Been poking around a bit more in the ISMIR archives.
The very first paper in the 2019 proceedings, Data Usage in MIR: History & Future Recommendations, isn’t a bad place to start:
This paper examines the unique issues of data access that MIR has faced over the last 20 years. We explore datasets used in ISMIR papers, examine the evolution of data access over time, and offer three proposals to increase equity of access to data.
The key issue is copyright and the problems of licensing data to run experiments over. Many of the early data sets were collections of oddball or made-up music. What’s more, this had a kind of snowball effect in that it made it hard to know exactly what a MIR system should do. As J. Stephen Downie of UIUC reports in a 2003 paper:
There is a much-lamented paucity of formal literature
reporting upon the analyses of the real-world information
needs and uses of MIR/MDL users (Downie, 2003; Byrd and
Crawford, 2002; Futrelle and Downie, 2002). In fairness, this
paucity is partially caused by the non-existence of MIR/MDL
systems containing music that users actually want.
You don’t know what users want because you don’t have any music that users want, to run user studies with.
Data is the key. If you’re doing machine learning (ML) for instance, you start out with an empty or neutral model of how songs should be classified. You give it a song, and tell it what the output should be, and it adjusts its internal springs and channels (not really, it’s all numbers inside, but I like to think of them as stylized Rube Goldberg devices [that’s Heath Robinson to you Brits]) so that when presented with that song, it will produce that output. And then you repeat, with a different song. This time the internal adjustments are a bit harder to make, and usually less extensive, because now it has to accommodate both its previous settings and the new song. Then you repeat with a third song, and so on ad nauseum.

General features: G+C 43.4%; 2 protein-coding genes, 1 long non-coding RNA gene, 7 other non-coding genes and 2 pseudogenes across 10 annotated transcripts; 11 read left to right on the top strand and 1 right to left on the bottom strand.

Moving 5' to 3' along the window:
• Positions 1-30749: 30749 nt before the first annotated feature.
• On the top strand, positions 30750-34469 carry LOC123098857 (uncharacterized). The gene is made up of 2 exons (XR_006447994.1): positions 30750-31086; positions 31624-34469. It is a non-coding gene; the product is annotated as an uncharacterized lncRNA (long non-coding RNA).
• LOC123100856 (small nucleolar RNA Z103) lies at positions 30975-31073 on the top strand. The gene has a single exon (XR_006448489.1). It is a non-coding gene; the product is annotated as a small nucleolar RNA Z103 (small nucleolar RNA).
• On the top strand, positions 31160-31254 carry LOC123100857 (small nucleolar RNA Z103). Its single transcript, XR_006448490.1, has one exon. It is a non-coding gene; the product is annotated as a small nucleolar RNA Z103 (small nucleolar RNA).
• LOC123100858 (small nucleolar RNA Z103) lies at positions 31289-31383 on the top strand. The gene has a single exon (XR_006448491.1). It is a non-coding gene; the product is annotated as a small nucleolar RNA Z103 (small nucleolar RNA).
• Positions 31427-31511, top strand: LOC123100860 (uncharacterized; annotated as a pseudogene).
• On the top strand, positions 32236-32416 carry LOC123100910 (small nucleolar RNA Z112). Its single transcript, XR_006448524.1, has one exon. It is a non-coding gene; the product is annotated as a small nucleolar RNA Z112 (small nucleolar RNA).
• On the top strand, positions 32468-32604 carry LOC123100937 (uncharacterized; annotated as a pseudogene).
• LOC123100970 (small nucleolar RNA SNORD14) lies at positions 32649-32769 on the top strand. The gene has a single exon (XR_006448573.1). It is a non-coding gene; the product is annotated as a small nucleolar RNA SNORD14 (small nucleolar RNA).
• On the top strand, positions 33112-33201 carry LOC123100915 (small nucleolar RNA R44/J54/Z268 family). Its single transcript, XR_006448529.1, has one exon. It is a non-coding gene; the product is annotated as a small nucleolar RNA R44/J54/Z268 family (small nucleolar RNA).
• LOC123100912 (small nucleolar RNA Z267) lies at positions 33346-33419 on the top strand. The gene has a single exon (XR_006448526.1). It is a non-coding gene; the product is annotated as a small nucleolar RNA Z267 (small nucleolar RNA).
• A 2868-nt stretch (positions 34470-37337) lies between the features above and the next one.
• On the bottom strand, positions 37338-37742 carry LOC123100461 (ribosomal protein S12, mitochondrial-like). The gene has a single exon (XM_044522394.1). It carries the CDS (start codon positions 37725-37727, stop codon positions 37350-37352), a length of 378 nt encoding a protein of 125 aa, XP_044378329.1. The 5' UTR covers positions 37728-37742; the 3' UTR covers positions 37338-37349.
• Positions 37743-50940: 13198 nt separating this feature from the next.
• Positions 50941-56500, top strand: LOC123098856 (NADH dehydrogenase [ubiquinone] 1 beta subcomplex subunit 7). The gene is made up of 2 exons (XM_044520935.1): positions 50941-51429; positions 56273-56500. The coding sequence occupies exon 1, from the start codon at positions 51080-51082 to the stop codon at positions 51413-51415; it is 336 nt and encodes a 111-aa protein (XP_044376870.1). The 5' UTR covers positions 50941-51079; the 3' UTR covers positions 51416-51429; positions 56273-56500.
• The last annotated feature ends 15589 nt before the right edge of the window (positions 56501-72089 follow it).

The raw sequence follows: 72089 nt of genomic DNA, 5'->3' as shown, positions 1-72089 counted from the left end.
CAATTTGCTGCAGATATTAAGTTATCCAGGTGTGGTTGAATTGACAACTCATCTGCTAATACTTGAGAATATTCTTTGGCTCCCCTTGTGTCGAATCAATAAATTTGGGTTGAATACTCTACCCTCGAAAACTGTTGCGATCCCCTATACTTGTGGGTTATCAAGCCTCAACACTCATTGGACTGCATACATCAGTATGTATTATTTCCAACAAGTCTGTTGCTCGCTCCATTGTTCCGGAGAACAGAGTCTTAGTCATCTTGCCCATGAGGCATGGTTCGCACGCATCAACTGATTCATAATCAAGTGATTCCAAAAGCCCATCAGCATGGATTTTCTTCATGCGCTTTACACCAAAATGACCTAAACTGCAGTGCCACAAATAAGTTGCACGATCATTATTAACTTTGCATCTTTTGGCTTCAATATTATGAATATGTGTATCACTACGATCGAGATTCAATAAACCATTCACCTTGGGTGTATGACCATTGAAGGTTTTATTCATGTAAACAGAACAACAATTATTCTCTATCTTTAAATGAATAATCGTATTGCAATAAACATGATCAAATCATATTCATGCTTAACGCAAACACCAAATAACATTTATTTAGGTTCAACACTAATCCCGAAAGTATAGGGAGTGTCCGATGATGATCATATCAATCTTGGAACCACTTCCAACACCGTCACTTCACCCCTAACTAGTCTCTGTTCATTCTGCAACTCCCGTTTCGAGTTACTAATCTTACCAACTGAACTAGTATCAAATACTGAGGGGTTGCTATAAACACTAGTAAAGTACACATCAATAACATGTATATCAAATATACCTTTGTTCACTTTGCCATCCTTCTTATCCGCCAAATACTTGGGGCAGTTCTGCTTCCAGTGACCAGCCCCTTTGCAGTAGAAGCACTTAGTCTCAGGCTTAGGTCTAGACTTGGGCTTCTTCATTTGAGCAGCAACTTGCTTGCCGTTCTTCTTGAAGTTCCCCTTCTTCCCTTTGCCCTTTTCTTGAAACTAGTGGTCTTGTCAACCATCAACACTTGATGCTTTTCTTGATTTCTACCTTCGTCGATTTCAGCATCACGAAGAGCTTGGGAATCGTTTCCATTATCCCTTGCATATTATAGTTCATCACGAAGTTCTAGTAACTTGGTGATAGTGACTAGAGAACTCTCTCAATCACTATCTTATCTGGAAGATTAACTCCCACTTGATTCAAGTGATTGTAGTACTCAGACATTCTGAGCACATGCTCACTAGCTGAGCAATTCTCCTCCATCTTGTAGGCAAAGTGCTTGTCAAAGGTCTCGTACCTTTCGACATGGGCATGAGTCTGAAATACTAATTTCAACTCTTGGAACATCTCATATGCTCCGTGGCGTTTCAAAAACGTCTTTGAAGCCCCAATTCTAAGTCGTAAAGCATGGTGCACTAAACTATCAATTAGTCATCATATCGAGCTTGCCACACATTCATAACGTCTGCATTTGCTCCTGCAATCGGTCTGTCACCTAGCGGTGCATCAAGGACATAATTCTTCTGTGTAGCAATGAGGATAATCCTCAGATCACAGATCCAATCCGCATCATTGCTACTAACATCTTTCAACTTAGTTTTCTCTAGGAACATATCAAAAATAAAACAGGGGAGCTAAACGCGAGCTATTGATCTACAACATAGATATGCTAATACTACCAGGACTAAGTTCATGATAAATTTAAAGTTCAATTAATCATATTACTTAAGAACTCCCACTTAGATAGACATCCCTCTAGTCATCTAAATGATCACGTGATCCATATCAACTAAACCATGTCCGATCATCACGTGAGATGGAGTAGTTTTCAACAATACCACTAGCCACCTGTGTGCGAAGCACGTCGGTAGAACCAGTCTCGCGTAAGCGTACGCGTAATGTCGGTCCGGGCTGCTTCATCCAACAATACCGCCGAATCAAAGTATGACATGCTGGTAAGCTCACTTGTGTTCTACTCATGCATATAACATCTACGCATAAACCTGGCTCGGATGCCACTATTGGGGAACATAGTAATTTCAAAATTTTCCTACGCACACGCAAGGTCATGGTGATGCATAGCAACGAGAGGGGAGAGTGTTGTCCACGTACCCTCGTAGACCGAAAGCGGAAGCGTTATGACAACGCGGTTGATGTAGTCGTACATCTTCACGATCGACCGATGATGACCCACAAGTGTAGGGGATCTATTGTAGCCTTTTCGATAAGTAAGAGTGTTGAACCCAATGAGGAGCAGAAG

Note that you need both the songs, and the desired output (together, this is often referred to “the ground truth”). And you need lots of it, sampled pretty evenly from across the entire catalog of music. Otherwise you’ll get lacunae in your model, where the result can be wildly off, and/or overfitting, where everything looks the same to the model. The model is really a statistical artifact, and statistics is really deeply in love with the Law of Large Numbers.
So where do you get this large collection of music that people actually are interested in, to experiment with? It’s a conundrum. Downie and his collaborators at UIUC got together with the supercomputer center at NCSA to propose
the development of a secure, yet accessible, research environment that allows researchers to remotely access the large-scale testbed collection.
and to get the Naxos label to donate their entire catalog, about 30,000 tracks, to be placed in this repository, along with the entire AllMusic metadata database. This formed the basis for the first MIREX server, which runs the various competition entries on the NCSA supercomputer frameworks over various subsets of the data. More data has been added to the repository over time.
The 2019 overview paper calls for extending this 2003 framework to be a distributed system, with multiple MIREX centers linked over the net, so that record labels could run their own MIREX which would contain their own collection, without having to send their tracks to UIUC to be incorporated in the central repository.
There are a number of other existing test data sets, and I’ll report more on them as I read the papers.